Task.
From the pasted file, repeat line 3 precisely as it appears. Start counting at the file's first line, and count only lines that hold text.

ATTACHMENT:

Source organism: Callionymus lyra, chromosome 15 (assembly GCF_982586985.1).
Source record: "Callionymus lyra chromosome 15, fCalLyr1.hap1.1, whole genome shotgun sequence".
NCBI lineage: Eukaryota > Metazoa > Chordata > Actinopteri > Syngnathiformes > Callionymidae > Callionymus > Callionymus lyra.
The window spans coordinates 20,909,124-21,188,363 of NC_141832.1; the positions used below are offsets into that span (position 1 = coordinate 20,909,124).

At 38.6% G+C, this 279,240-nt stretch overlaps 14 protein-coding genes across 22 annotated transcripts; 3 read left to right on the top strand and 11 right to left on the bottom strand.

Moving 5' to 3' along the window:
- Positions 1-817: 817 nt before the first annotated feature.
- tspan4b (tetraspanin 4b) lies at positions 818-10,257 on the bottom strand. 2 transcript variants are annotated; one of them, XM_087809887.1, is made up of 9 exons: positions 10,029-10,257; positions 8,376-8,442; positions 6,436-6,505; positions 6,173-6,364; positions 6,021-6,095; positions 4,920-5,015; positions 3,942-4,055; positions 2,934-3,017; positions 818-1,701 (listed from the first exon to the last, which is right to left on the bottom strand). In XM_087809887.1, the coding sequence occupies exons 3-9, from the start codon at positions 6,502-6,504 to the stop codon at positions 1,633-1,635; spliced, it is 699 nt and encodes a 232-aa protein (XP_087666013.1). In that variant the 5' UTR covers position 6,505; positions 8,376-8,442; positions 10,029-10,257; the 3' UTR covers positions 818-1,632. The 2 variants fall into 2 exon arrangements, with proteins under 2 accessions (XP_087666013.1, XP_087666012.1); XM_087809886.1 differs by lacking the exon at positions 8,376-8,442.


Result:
NCBI lineage: Eukaryota > Metazoa > Chordata > Actinopteri > Syngnathiformes > Callionymidae > Callionymus > Callionymus lyra.